News National Court imposes sweeping control order on acquitted terror suspect Zainab Abdirahman-Khalif

Court imposes sweeping control order on acquitted terror suspect Zainab Abdirahman-Khalif

Zainab Abdirahman-Khalif has been free since her October 2019 acquittal.
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An Adelaide woman acquitted on terror charges has been slapped with a wide-ranging control order with the Federal Court limiting her movements and her access to the internet among a range of measures.

The court on Friday confirmed an interim control order placed on Zainab Abdirahman-Khalif who was initially found guilty of being a member of the Islamic State terror group but freed from jail after her conviction was overturned on appeal last year.

Zainab Abdirahman-Khalif, 25, spent two years and six months in jail after a South Australian Supreme Court jury found her guilty of being a member of a terrorist organisation, before she was freed on appeal in October 2019.

Commonwealth prosecutors have asked the High Court to overturn her acquittal, but the hearing has been delayed because of the coronavirus health pandemic.

Under the order, Ms Abdirahman-Khalif will have to abide by a curfew, cannot drive a truck and is banned from accessing 33 messaging applications.

In response to an application from the Australian Federal Police, the court has imposed 19 individual measures, with Judge Natalie Charlesworth ruling the orders would substantially assist in preventing a terrorist act or the provision of support for a terrorist act.

Justice Charlesworth said the legislation under which the control order was sought reflected a “precautionary policy”.

“The civil liberties of a person can and should be curtailed, not as punishment for offending that has occurred in the past, but as a precaution against criminal offending that may occur in the future,” she said.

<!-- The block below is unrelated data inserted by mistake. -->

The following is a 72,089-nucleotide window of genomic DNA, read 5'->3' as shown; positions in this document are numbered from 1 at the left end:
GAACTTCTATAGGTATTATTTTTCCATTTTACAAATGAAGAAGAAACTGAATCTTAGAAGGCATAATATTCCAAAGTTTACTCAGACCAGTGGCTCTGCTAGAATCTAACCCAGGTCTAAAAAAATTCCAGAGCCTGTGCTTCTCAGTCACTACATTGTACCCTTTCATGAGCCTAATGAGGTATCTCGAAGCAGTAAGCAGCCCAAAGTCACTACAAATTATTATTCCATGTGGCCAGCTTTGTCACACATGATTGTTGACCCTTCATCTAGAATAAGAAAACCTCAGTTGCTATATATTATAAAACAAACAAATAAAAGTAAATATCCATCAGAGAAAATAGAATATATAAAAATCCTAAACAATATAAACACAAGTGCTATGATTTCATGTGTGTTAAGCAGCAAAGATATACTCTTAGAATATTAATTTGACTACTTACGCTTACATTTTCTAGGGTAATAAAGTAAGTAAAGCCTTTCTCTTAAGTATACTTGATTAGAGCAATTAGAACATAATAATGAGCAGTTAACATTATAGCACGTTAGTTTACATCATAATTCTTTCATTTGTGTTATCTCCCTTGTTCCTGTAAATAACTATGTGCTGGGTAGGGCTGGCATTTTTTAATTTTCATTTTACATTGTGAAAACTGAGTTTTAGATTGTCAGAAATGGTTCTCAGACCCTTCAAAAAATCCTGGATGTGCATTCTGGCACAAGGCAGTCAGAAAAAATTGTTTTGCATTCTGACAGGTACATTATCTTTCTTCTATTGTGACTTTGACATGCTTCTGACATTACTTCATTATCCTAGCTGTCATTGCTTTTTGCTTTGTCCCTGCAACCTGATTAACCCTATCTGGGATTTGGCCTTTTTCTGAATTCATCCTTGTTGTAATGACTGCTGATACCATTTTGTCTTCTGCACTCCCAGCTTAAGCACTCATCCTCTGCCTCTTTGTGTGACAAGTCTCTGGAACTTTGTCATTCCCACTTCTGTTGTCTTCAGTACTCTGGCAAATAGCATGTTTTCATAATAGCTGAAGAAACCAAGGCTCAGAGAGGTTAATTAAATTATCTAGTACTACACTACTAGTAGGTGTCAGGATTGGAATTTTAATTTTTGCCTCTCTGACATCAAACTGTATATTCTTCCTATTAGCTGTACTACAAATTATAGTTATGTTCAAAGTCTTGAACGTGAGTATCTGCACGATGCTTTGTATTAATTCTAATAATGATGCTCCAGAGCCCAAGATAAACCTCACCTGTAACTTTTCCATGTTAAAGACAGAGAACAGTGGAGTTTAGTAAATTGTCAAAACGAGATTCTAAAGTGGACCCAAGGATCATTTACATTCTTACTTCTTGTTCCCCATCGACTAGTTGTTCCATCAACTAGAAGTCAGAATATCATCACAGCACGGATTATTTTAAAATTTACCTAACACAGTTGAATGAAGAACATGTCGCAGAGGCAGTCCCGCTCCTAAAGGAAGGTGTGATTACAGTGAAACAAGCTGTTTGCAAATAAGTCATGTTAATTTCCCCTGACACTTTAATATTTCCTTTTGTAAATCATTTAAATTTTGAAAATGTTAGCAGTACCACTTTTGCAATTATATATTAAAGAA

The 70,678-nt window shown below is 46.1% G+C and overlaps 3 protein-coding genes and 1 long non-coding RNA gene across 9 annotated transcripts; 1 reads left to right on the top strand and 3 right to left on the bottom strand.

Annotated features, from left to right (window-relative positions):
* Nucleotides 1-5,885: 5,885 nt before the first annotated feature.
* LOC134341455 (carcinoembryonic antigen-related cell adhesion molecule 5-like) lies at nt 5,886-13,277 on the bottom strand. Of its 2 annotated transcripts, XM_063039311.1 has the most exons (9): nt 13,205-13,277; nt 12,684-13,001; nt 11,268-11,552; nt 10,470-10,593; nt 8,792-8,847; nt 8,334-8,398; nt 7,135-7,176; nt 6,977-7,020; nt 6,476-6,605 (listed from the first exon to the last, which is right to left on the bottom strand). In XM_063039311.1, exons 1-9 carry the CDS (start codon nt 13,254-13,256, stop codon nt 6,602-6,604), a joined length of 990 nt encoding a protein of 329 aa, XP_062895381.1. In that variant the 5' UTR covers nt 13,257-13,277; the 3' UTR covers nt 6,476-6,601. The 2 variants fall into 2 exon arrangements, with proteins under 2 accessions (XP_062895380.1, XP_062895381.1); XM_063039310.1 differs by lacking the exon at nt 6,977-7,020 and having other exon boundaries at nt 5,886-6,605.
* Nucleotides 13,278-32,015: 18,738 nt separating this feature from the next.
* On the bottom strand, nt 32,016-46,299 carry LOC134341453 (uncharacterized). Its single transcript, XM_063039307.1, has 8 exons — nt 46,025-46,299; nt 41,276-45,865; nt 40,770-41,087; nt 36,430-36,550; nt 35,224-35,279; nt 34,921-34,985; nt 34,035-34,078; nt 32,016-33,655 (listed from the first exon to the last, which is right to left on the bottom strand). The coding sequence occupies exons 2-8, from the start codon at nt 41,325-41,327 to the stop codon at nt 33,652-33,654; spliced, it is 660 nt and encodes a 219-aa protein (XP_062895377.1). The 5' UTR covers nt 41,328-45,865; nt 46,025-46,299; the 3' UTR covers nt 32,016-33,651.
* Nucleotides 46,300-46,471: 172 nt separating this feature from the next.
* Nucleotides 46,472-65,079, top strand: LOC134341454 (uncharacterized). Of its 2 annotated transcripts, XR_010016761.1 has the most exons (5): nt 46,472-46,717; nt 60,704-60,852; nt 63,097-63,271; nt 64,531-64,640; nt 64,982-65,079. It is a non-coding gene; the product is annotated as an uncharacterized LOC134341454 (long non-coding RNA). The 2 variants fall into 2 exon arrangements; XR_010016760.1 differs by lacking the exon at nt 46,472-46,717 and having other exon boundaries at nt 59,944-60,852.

“The expectation of the legislature is that the court may lend its assistance to efforts of the executive government to control the activities of persons who present an identified risk to the community.”

Under the controls imposed, Abdirahman-Khalif will be subject a curfew from midnight to 6am each day, will be barred from leaving Australia, and will be barred from accessing or possessing any materials related to suicide or terror attacks and bombings.

She is also banned from communicating with four members of the Clavell family — including brothers Joshua and Joel Clavell who were shot by police in country Victoria in June 2019.

She will only be allowed access to one mobile phone which must be presented to the AFP for inspection and has been barred from accessing a range of websites and web applications.

They include messaging services such as WhatsApp and social media sites such as Instagram, Snapchat and Twitter.

The controls also require her to consider “in good faith” participating in counselling or education in relation to her psychological and physical wellbeing.
All the measures will remain in place until at least November 21 this year.